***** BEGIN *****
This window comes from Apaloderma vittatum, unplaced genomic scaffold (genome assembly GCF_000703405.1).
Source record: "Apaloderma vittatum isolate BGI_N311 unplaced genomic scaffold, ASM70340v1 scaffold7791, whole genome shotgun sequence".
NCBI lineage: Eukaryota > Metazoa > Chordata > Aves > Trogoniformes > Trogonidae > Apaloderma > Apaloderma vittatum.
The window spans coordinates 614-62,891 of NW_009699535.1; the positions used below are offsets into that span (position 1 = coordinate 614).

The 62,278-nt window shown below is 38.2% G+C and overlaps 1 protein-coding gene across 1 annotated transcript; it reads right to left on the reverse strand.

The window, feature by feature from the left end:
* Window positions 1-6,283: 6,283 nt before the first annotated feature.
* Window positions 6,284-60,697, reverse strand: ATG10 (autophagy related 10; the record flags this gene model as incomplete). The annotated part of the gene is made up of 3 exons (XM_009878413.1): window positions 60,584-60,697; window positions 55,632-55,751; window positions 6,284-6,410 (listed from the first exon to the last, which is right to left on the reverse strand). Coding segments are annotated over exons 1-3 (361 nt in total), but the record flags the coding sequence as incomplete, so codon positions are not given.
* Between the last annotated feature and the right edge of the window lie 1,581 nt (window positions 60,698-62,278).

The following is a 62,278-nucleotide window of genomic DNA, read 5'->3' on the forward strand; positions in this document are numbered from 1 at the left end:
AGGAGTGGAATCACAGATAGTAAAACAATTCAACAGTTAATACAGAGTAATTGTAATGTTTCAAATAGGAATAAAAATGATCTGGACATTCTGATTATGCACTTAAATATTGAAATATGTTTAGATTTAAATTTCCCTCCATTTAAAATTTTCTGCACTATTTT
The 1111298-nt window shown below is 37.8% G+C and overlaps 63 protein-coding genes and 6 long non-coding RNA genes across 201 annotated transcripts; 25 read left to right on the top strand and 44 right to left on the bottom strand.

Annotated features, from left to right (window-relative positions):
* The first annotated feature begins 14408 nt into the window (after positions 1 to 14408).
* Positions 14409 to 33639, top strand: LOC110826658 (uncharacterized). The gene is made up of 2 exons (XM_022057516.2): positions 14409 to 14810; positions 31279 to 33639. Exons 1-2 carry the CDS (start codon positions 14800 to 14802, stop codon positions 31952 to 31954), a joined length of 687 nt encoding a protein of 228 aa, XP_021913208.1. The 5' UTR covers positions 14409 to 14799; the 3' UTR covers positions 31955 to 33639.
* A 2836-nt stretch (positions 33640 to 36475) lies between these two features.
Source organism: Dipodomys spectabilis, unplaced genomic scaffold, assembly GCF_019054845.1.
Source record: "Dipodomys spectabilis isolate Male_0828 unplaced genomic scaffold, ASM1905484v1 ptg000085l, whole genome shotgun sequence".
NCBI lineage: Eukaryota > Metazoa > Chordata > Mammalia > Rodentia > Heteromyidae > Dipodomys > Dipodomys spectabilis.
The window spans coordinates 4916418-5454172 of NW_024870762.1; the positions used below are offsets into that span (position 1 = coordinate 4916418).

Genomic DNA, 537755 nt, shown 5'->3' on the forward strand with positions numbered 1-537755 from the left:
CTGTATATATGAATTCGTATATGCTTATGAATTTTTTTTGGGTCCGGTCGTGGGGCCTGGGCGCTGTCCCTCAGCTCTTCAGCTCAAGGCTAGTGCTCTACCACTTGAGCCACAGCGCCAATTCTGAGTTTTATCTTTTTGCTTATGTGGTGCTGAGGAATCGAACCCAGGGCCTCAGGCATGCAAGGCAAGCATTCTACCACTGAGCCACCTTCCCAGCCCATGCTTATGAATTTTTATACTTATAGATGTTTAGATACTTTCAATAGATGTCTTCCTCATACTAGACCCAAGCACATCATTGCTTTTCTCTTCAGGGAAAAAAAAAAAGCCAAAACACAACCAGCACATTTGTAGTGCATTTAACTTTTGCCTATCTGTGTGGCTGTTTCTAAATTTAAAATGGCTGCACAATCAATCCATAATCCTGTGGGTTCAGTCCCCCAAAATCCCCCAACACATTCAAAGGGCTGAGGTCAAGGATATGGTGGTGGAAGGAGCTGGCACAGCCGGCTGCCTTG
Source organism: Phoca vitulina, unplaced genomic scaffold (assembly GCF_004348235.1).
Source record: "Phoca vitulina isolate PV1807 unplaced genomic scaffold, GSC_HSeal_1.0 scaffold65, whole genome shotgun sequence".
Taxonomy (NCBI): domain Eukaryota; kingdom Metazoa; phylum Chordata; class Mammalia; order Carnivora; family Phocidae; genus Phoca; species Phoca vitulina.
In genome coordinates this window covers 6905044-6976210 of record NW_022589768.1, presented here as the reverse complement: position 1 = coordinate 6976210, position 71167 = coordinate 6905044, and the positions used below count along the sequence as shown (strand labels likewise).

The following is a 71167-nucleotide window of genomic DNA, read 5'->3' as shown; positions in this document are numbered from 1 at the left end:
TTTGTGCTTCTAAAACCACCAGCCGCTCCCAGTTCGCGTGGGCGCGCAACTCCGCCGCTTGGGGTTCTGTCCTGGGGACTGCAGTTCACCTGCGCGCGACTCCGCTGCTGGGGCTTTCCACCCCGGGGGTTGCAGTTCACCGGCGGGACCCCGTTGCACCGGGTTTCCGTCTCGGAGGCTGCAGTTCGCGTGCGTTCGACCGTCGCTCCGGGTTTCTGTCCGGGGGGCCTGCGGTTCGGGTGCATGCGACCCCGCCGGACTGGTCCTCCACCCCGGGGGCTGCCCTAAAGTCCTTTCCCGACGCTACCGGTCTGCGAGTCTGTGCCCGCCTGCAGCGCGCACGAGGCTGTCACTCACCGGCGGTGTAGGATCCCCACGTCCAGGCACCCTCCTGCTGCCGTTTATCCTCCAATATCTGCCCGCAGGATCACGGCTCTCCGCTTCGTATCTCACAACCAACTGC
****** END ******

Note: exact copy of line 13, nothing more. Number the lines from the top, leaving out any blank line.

Annotated features, from left to right (window-relative positions):